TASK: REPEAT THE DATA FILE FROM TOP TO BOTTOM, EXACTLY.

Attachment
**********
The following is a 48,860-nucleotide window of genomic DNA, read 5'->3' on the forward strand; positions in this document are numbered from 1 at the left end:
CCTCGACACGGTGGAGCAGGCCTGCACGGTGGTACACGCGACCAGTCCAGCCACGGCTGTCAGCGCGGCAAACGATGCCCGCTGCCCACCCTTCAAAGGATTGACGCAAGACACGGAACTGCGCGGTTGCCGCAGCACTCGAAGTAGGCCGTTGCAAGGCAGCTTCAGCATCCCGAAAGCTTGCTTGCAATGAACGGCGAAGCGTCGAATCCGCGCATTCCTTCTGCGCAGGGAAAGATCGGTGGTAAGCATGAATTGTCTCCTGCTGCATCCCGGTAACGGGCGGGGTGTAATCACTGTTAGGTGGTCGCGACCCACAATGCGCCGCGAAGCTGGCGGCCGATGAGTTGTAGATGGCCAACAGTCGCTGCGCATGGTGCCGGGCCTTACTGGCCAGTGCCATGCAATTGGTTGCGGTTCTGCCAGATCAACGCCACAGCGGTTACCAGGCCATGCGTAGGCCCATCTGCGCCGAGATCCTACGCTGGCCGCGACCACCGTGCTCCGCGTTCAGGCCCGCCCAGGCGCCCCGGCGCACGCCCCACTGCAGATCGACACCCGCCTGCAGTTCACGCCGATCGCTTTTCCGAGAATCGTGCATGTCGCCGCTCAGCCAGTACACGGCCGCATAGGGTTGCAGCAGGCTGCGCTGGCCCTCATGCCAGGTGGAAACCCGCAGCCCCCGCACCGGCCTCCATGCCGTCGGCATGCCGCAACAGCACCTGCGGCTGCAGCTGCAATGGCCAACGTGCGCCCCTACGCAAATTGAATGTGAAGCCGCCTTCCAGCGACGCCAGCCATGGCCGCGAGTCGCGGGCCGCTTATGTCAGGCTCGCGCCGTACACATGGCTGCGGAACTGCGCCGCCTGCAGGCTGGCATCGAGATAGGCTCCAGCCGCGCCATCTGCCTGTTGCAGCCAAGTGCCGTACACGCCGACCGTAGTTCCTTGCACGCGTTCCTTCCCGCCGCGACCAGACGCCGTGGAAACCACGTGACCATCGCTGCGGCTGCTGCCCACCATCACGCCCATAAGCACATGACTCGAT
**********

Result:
The following is a 48,860-nucleotide window of genomic DNA, read 5'->3' on the forward strand; positions in this document are numbered from 1 at the left end:
CCTCGACACGGTGGAGCAGGCCTGCACGGTGGTACACGCGACCAGTCCAGCCACGGCTGTCAGCGCGGCAAACGATGCCCGCTGCCCACCCTTCAAAGGATTGACGCAAGACACGGAACTGCGCGGTTGCCGCAGCACTCGAAGTAGGCCGTTGCAAGGCAGCTTCAGCATCCCGAAAGCTTGCTTGCAATGAACGGCGAAGCGTCGAATCCGCGCATTCCTTCTGCGCAGGGAAAGATCGGTGGTAAGCATGAATTGTCTCCTGCTGCATCCCGGTAACGGGCGGGGTGTAATCACTGTTAGGTGGTCGCGACCCACAATGCGCCGCGAAGCTGGCGGCCGATGAGTTGTAGATGGCCAACAGTCGCTGCGCATGGTGCCGGGCCTTACTGGCCAGTGCCATGCAATTGGTTGCGGTTCTGCCAGATCAACGCCACAGCGGTTACCAGGCCATGCGTAGGCCCATCTGCGCCGAGATCCTACGCTGGCCGCGACCACCGTGCTCCGCGTTCAGGCCCGCCCAGGCGCCCCGGCGCACGCCCCACTGCAGATCGACACCCGCCTGCAGTTCACGCCGATCGCTTTTCCGAGAATCGTGCATGTCGCCGCTCAGCCAGTACACGGCCGCATAGGGTTGCAGCAGGCTGCGCTGGCCCTCATGCCAGGTGGAAACCCGCAGCCCCCGCACCGGCCTCCATGCCGTCGGCATGCCGCAACAGCACCTGCGGCTGCAGCTGCAATGGCCAACGTGCGCCCCTACGCAAATTGAATGTGAAGCCGCCTTCCAGCGACGCCAGCCATGGCCGCGAGTCGCGGGCCGCTTATGTCAGGCTCGCGCCGTACACATGGCTGCGGAACTGCGCCGCCTGCAGGCTGGCATCGAGATAGGCTCCAGCCGCGCCATCTGCCTGTTGCAGCCAAGTGCCGTACACGCCGACCGTAGTTCCTTGCACGCGTTCCTTCCCGCCGCGACCAGACGCCGTGGAAACCACGTGACCATCGCTGCGGCTGCTGCCCACCATCACGCCCATAAGCACATGACTCGAT